Police in Arkansas say nine of the 44 people arrested in a drug and weapons investigation this Wednesday were member of  local white-supremacist gangs. Twenty-five pounds of methamphetamine and 69 firearms were seized in the operation, the latest of many examples of right-wing and racist extremists implicated in violations of federal gun laws.

The arrests were part of an effort to curb drug trafficking and violent crime in Pope and Yell counties. The white supremacists were allegedly members of two prison gangs, the New Aryan Empire and White Aryan Resistance.

The bust took place just two months after Florida police arrested five people on drug and gun charges in a home where investigators found “hundreds of pages of American Nazi Family propaganda,” put out by an Aryan Brotherhood-related group. The August raid yielded meth and four firearms. Two of the defendants were charged with being felons in possession of a firearm and possession with intent to deliver or sell an altered firearm.

In May, members of a Pennsylvania group called Aryan Strikeforce were indicted on a range of federal charges including conspiracy to distribute machine gun parts, possession of firearms by a felon and meth trafficking.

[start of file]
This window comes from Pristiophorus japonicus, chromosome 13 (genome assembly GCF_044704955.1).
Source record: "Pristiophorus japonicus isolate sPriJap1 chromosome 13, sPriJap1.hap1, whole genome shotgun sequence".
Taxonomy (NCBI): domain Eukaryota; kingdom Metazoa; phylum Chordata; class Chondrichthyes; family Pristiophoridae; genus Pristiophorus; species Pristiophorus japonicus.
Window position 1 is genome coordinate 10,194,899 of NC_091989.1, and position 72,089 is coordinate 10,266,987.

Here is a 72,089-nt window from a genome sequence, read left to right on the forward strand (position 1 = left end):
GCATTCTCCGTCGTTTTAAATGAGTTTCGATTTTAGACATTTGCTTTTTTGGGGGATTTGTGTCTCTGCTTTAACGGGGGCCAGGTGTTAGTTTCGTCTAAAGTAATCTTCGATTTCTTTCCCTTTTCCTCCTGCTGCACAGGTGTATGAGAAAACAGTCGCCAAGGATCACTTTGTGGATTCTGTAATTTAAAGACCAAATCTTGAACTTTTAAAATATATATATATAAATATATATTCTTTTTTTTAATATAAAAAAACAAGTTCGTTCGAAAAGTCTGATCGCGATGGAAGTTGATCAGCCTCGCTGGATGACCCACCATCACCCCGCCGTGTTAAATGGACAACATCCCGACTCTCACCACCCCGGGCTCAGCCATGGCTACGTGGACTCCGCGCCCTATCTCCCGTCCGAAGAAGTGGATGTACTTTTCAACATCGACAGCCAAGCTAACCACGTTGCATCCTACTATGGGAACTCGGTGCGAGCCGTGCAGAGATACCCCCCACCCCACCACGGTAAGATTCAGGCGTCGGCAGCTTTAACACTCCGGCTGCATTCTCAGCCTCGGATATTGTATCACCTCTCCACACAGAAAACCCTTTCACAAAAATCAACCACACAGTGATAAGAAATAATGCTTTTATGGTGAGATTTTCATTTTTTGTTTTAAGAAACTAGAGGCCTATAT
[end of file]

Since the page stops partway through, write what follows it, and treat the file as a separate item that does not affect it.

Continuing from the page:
Last August, a counterterrorism investigation resulted in the arrest of a Louisiana militia leader, who distributed meth and sold a semiautomatic rifle to an undercover cop claiming to be a felon. The criminal complaint alleged the defendant had 80 weapons in gun safes on his property along with numerous buried gun caches and a personal firing range.

Right-wing extremists of various stripes often fixate on guns, though for different reasons.

Militias frequently stockpile guns and place weapons at the center of their ideology, because they see them as safeguards against government intrusion. Amy Cooter, a Vanderbilt University sociologist who has studied militias, says: “For most of these groups, the beliefs really center around the Second Amendment. It’s supposed to protect the First Amendment.” 

For explicitly racist groups, guns serve a less defensive purpose, says Patrik Hermansson, a Swedish anti-racism activist who went undercover with American hate groups earlier this year. He said in an email that guns were “very important” and even “central” to the racists’ ideology. As he explained, white supremacists stockpile weapons in anticipation of “a coming ‘race war.’”